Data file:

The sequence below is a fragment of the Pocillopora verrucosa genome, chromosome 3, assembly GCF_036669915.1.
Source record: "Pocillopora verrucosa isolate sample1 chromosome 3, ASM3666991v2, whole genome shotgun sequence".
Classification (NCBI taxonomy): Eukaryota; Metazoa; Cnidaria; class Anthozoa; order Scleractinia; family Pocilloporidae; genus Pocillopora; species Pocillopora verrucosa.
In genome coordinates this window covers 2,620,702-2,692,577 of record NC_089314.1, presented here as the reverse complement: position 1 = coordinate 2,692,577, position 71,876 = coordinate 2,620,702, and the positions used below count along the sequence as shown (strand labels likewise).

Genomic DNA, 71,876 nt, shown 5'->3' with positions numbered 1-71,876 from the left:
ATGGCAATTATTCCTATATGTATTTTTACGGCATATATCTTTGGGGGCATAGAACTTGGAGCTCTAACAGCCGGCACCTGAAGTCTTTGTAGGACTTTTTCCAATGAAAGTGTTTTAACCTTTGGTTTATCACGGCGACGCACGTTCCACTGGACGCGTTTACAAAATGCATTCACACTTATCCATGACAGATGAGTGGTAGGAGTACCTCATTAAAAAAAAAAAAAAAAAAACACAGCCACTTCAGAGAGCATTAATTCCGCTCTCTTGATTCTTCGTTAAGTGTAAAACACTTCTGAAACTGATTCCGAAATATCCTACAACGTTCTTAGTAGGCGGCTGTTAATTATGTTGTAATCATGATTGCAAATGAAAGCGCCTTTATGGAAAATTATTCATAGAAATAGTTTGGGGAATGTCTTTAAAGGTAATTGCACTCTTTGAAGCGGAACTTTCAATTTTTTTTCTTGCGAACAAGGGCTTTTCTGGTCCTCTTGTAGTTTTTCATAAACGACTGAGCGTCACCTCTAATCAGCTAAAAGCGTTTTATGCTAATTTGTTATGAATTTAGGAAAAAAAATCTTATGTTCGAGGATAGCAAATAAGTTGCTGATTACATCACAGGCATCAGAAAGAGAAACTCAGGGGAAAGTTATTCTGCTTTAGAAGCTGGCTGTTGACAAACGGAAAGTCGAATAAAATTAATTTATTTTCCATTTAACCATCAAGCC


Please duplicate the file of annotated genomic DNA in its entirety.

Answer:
The sequence below is a fragment of the Pocillopora verrucosa genome, chromosome 3, assembly GCF_036669915.1.
Source record: "Pocillopora verrucosa isolate sample1 chromosome 3, ASM3666991v2, whole genome shotgun sequence".
Classification (NCBI taxonomy): Eukaryota; Metazoa; Cnidaria; class Anthozoa; order Scleractinia; family Pocilloporidae; genus Pocillopora; species Pocillopora verrucosa.
In genome coordinates this window covers 2,620,702-2,692,577 of record NC_089314.1, presented here as the reverse complement: position 1 = coordinate 2,692,577, position 71,876 = coordinate 2,620,702, and the positions used below count along the sequence as shown (strand labels likewise).

Genomic DNA, 71,876 nt, shown 5'->3' with positions numbered 1-71,876 from the left:
ATGGCAATTATTCCTATATGTATTTTTACGGCATATATCTTTGGGGGCATAGAACTTGGAGCTCTAACAGCCGGCACCTGAAGTCTTTGTAGGACTTTTTCCAATGAAAGTGTTTTAACCTTTGGTTTATCACGGCGACGCACGTTCCACTGGACGCGTTTACAAAATGCATTCACACTTATCCATGACAGATGAGTGGTAGGAGTACCTCATTAAAAAAAAAAAAAAAAAAACACAGCCACTTCAGAGAGCATTAATTCCGCTCTCTTGATTCTTCGTTAAGTGTAAAACACTTCTGAAACTGATTCCGAAATATCCTACAACGTTCTTAGTAGGCGGCTGTTAATTATGTTGTAATCATGATTGCAAATGAAAGCGCCTTTATGGAAAATTATTCATAGAAATAGTTTGGGGAATGTCTTTAAAGGTAATTGCACTCTTTGAAGCGGAACTTTCAATTTTTTTTCTTGCGAACAAGGGCTTTTCTGGTCCTCTTGTAGTTTTTCATAAACGACTGAGCGTCACCTCTAATCAGCTAAAAGCGTTTTATGCTAATTTGTTATGAATTTAGGAAAAAAAATCTTATGTTCGAGGATAGCAAATAAGTTGCTGATTACATCACAGGCATCAGAAAGAGAAACTCAGGGGAAAGTTATTCTGCTTTAGAAGCTGGCTGTTGACAAACGGAAAGTCGAATAAAATTAATTTATTTTCCATTTAACCATCAAGCC